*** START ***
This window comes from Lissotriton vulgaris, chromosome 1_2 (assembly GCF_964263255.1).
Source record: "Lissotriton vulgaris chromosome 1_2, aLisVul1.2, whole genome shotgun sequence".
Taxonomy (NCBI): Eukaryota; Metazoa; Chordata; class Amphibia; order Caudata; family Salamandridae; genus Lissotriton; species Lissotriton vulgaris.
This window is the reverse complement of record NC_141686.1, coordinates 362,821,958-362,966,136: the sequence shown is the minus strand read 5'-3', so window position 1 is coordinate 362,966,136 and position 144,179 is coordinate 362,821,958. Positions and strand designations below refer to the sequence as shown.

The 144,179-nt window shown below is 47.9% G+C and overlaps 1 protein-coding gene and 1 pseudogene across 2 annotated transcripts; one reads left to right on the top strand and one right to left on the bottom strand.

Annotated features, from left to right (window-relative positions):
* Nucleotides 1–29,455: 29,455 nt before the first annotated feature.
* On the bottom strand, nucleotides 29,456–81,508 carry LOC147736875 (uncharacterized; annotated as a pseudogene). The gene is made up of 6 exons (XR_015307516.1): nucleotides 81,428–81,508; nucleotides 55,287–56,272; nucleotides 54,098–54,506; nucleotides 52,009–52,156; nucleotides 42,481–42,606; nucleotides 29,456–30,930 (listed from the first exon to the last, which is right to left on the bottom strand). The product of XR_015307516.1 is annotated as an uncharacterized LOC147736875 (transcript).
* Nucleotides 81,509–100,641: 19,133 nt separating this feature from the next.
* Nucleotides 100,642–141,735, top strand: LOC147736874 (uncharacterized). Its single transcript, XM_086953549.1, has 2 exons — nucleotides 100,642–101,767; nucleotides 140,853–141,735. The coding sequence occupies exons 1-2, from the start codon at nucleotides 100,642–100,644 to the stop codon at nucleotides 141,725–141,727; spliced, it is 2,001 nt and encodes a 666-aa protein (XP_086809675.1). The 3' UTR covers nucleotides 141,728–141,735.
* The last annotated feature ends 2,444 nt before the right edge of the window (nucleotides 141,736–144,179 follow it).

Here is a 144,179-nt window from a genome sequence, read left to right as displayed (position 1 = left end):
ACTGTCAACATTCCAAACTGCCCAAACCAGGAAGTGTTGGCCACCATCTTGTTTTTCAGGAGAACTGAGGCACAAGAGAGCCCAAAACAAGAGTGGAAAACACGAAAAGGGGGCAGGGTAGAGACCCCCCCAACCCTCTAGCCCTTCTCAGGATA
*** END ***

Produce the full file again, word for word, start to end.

This window comes from Lissotriton vulgaris, chromosome 1_2 (assembly GCF_964263255.1).
Source record: "Lissotriton vulgaris chromosome 1_2, aLisVul1.2, whole genome shotgun sequence".
Taxonomy (NCBI): Eukaryota; Metazoa; Chordata; class Amphibia; order Caudata; family Salamandridae; genus Lissotriton; species Lissotriton vulgaris.
This window is the reverse complement of record NC_141686.1, coordinates 362,821,958-362,966,136: the sequence shown is the minus strand read 5'-3', so window position 1 is coordinate 362,966,136 and position 144,179 is coordinate 362,821,958. Positions and strand designations below refer to the sequence as shown.

The 144,179-nt window shown below is 47.9% G+C and overlaps 1 protein-coding gene and 1 pseudogene across 2 annotated transcripts; one reads left to right on the top strand and one right to left on the bottom strand.

Annotated features, from left to right (window-relative positions):
* Nucleotides 1–29,455: 29,455 nt before the first annotated feature.
* On the bottom strand, nucleotides 29,456–81,508 carry LOC147736875 (uncharacterized; annotated as a pseudogene). The gene is made up of 6 exons (XR_015307516.1): nucleotides 81,428–81,508; nucleotides 55,287–56,272; nucleotides 54,098–54,506; nucleotides 52,009–52,156; nucleotides 42,481–42,606; nucleotides 29,456–30,930 (listed from the first exon to the last, which is right to left on the bottom strand). The product of XR_015307516.1 is annotated as an uncharacterized LOC147736875 (transcript).
* Nucleotides 81,509–100,641: 19,133 nt separating this feature from the next.
* Nucleotides 100,642–141,735, top strand: LOC147736874 (uncharacterized). Its single transcript, XM_086953549.1, has 2 exons — nucleotides 100,642–101,767; nucleotides 140,853–141,735. The coding sequence occupies exons 1-2, from the start codon at nucleotides 100,642–100,644 to the stop codon at nucleotides 141,725–141,727; spliced, it is 2,001 nt and encodes a 666-aa protein (XP_086809675.1). The 3' UTR covers nucleotides 141,728–141,735.
* The last annotated feature ends 2,444 nt before the right edge of the window (nucleotides 141,736–144,179 follow it).

Here is a 144,179-nt window from a genome sequence, read left to right as displayed (position 1 = left end):
ACTGTCAACATTCCAAACTGCCCAAACCAGGAAGTGTTGGCCACCATCTTGTTTTTCAGGAGAACTGAGGCACAAGAGAGCCCAAAACAAGAGTGGAAAACACGAAAAGGGGGCAGGGTAGAGACCCCCCCAACCCTCTAGCCCTTCTCAGGATA